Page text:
TIM FOUGHT Associated Press Writer
EUGENE, Ore. With two Western water rights agreements already in hand, the Bush administration sees an opportunity to resolve more tribal claims within the next year, an aide to Interior Secretary Dirk Kempthorne said Friday. Negotiations over water disputes in New Mexico, Montana and California involving 11 tribes, bands or pueblos are nearing fruition, said Michael Bogert, counselor to Kempthorne. The talks could lead to agreements resulting in federal legislation such as a 2004 agreement involving the Nez Perce of Idaho and the Gila River Indian Community of Arizona, Bogert said at a conference on tribal water rights at the University of Oregon School of Law. Tribal claims represent some of the thorniest, most persistent disputes among Western water fights. Sometimes, the prospect of decades in court prompts the parties to compromise, giving up some part of their claims to gain certainty about future supplies for farming, municipal growth and tribal economic development. Settlements generally require not only approval of tribal and state officials, but also federal legislation, which can provide money that allows tribes to develop the water guaranteed by an agreement or, as in the case of the Gila agreement, reduce a portion of the local debt to the federal government for a water project. After Kempthorne became Interior secretary, he hired Bogert, who was his legal adviser as governor of Idaho during negotiatons over the Nez Perce settlement, one of the largest ever in the West. It involved the tribe’s giving up claims to most Snake River Basin water in exchange for cash, land, environmental improvements and a smaller portion of water. Because of his experience as governor, Kempthorne supports “local, on-the-ground solutions ... he is not a fan of top-down, dictated outcomes from the federal government,” Bogert said. He said the negotiations that appear ripest are among a total of 19 “looming on the horizon” in the West. Some of the negotiations involve multiple tribes or tribal units. All, he said, are in various stages of progress. Bogert and aides said the bargaining with the best prospects for federal action are in:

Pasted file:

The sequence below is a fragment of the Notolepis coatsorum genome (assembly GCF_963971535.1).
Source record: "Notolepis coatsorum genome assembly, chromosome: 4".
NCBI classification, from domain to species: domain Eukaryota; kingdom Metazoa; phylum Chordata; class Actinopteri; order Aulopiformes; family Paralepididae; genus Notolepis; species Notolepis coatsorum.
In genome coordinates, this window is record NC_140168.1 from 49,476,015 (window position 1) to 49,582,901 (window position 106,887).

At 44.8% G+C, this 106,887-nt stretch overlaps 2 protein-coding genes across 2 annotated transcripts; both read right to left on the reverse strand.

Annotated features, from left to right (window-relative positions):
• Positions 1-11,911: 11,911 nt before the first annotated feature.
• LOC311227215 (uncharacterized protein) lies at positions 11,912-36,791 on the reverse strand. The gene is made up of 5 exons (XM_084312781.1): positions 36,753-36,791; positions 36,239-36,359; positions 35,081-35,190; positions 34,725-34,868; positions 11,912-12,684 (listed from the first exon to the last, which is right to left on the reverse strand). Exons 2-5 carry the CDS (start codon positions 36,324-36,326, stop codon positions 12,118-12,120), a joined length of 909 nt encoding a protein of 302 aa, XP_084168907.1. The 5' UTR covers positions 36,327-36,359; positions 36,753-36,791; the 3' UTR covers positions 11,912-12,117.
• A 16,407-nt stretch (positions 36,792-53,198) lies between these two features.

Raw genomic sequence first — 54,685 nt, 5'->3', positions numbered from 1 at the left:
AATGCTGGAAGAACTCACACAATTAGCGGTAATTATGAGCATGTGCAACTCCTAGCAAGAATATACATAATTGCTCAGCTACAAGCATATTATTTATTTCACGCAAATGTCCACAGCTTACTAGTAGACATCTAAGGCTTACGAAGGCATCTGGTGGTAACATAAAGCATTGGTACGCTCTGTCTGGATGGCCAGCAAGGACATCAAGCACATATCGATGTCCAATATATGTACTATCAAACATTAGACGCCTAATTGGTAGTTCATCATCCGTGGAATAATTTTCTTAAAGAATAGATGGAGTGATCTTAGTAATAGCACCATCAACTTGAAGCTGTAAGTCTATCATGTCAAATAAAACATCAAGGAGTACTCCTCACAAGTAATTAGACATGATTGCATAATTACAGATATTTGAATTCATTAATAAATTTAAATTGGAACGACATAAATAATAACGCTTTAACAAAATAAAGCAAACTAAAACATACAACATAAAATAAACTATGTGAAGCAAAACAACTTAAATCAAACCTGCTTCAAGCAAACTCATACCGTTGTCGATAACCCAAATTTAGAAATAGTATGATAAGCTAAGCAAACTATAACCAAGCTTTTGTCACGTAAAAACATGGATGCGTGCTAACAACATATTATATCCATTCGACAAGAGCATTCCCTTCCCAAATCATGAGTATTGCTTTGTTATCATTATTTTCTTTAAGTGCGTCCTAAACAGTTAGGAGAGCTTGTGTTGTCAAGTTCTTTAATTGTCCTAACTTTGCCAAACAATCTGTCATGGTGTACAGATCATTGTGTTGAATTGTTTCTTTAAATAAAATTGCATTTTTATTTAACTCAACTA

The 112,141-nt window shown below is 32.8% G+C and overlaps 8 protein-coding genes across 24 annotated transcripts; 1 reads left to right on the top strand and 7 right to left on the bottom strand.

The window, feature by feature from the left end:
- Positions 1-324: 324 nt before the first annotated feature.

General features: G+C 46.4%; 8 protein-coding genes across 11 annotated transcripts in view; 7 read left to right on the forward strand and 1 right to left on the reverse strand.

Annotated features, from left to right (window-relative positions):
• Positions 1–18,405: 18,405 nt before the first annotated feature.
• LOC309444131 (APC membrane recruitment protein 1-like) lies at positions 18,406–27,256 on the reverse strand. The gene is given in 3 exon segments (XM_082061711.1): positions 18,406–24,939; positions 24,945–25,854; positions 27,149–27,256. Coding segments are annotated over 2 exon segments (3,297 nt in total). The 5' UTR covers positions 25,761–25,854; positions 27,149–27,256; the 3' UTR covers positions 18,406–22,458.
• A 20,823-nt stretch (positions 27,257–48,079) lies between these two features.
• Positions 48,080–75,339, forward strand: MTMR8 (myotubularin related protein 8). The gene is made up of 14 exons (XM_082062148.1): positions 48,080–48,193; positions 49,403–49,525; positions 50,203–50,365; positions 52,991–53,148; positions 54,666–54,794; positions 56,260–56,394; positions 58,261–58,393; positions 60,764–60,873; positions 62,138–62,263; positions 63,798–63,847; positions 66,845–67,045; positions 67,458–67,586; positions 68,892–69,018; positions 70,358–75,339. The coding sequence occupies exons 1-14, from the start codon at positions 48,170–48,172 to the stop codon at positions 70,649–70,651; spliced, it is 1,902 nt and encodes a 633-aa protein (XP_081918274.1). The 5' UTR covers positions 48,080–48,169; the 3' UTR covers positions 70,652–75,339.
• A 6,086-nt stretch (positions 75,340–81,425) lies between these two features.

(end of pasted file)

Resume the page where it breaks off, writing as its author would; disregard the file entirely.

California, involving the Soboda Band of Luiseno Indians, where Bogert said a settlement has been reached.
New Mexico, with three sets of negotiations, one involving the Nambe, Pojoaque, San Ildefonso and Tesuque pueblos; a second with the Taos Pueblo; and a third with the Navajo-San Juan.
Montana, with three sets of negotiations, one involving the Gros Ventre and Assiniboine of Fort Belknap, and two more with the Crow and Blackfeet tribes.
Notably absent from his list was the Klamath water dispute in Southern Oregon on the California border, which gained national attention five years ago when irrigation water was shut off for much of a farming season to preserve habitat for fish. Bogert said the Interior Department is optimistic about prospects for progress in the Klamath dispute, which involves tribes, farmers, fishermen, threatened and endangered fish, and a system of hydroelectic dams currently up for relicensing by the federal government. He said the intention of Govs. Ted Kulongoski of Oregon and Arnold Schwarzenegger of California to hold what they’ve called a summit meeting about the Klamath dispute “is indicative of the moment that we have at hand.”